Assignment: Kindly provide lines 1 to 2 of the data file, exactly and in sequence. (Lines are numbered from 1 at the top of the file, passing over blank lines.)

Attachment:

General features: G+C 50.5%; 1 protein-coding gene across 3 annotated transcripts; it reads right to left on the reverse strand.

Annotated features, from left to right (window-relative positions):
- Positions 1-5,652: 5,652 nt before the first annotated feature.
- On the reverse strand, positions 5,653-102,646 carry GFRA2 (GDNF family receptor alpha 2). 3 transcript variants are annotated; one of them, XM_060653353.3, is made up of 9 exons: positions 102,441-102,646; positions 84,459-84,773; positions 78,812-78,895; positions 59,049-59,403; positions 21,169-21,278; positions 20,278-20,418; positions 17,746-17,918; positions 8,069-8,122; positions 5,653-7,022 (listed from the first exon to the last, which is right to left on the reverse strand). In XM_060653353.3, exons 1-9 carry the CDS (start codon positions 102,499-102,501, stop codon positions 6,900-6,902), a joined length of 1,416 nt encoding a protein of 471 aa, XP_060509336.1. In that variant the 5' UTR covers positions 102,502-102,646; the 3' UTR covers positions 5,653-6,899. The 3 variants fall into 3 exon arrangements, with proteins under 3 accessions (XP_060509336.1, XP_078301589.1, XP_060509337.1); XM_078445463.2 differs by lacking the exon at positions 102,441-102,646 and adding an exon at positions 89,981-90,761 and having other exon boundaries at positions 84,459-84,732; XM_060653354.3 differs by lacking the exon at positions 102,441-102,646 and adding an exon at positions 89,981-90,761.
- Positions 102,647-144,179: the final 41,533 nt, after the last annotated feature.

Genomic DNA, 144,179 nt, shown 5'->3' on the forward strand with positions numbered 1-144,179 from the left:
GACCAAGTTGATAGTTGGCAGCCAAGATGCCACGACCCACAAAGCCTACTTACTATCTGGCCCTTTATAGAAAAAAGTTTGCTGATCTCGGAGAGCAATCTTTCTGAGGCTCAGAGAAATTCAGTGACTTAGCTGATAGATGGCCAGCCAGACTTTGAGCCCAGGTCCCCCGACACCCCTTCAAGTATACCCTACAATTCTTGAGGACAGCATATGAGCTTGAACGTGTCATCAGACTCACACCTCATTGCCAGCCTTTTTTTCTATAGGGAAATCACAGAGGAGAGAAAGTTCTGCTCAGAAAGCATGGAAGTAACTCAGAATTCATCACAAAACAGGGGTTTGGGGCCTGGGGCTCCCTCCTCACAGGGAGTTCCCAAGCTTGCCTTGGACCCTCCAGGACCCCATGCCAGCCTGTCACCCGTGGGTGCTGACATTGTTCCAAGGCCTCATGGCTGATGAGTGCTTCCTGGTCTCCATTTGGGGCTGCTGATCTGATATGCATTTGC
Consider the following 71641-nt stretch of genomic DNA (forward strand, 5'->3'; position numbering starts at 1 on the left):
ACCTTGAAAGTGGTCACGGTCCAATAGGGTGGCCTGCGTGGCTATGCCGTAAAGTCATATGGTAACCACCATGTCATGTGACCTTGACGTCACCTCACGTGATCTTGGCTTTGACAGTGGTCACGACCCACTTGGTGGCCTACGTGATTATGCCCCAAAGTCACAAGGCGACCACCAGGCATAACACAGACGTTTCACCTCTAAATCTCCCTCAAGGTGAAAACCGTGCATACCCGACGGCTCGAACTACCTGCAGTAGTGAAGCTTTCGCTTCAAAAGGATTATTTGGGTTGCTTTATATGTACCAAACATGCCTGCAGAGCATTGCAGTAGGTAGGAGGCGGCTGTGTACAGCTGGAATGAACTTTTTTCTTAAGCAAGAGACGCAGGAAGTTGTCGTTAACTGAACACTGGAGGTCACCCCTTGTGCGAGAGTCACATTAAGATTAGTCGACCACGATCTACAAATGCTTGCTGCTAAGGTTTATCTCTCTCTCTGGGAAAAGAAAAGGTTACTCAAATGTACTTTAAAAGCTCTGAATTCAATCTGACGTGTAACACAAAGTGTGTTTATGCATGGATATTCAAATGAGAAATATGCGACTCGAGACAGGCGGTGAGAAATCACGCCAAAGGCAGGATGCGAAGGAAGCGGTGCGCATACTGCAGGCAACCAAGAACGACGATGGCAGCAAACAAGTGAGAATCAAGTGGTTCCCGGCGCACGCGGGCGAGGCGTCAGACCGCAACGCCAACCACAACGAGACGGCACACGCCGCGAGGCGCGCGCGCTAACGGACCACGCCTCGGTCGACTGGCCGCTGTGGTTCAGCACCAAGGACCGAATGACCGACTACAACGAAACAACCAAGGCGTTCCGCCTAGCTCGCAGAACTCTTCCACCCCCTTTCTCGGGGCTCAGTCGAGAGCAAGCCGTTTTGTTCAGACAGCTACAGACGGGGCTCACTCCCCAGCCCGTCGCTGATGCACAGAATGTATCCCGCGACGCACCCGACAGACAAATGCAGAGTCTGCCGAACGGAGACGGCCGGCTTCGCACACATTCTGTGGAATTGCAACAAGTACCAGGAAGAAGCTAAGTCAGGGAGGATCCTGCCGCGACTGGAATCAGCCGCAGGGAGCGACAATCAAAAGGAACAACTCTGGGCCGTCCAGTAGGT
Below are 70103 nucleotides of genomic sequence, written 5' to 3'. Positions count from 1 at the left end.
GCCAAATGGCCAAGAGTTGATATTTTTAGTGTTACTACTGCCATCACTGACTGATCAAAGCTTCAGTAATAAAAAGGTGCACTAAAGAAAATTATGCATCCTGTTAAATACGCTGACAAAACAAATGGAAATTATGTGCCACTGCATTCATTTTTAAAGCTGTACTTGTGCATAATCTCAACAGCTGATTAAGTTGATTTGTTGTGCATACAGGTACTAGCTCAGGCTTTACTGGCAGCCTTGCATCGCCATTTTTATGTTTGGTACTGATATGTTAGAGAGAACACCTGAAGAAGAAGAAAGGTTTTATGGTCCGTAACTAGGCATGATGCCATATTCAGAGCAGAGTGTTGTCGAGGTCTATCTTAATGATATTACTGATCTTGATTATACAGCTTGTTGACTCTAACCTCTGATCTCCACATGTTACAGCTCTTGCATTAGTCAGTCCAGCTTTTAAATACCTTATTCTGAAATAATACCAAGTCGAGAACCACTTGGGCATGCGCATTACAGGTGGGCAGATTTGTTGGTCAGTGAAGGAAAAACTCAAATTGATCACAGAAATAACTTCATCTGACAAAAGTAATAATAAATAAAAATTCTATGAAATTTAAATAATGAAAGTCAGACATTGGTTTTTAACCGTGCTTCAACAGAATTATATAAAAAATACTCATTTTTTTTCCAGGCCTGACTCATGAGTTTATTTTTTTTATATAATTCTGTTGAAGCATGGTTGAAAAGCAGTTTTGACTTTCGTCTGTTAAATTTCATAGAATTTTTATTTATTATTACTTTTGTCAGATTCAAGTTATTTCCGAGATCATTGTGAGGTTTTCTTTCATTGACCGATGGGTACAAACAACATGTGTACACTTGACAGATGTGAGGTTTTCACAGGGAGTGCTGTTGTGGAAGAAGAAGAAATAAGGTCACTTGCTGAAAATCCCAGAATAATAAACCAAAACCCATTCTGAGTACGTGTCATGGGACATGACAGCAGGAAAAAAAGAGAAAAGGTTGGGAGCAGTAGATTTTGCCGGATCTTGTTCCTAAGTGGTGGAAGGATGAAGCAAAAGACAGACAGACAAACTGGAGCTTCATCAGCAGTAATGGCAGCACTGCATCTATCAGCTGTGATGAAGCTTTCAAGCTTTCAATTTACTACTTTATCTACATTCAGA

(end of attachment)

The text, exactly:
General features: G+C 50.5%; 1 protein-coding gene across 3 annotated transcripts; it reads right to left on the reverse strand.

Annotated features, from left to right (window-relative positions):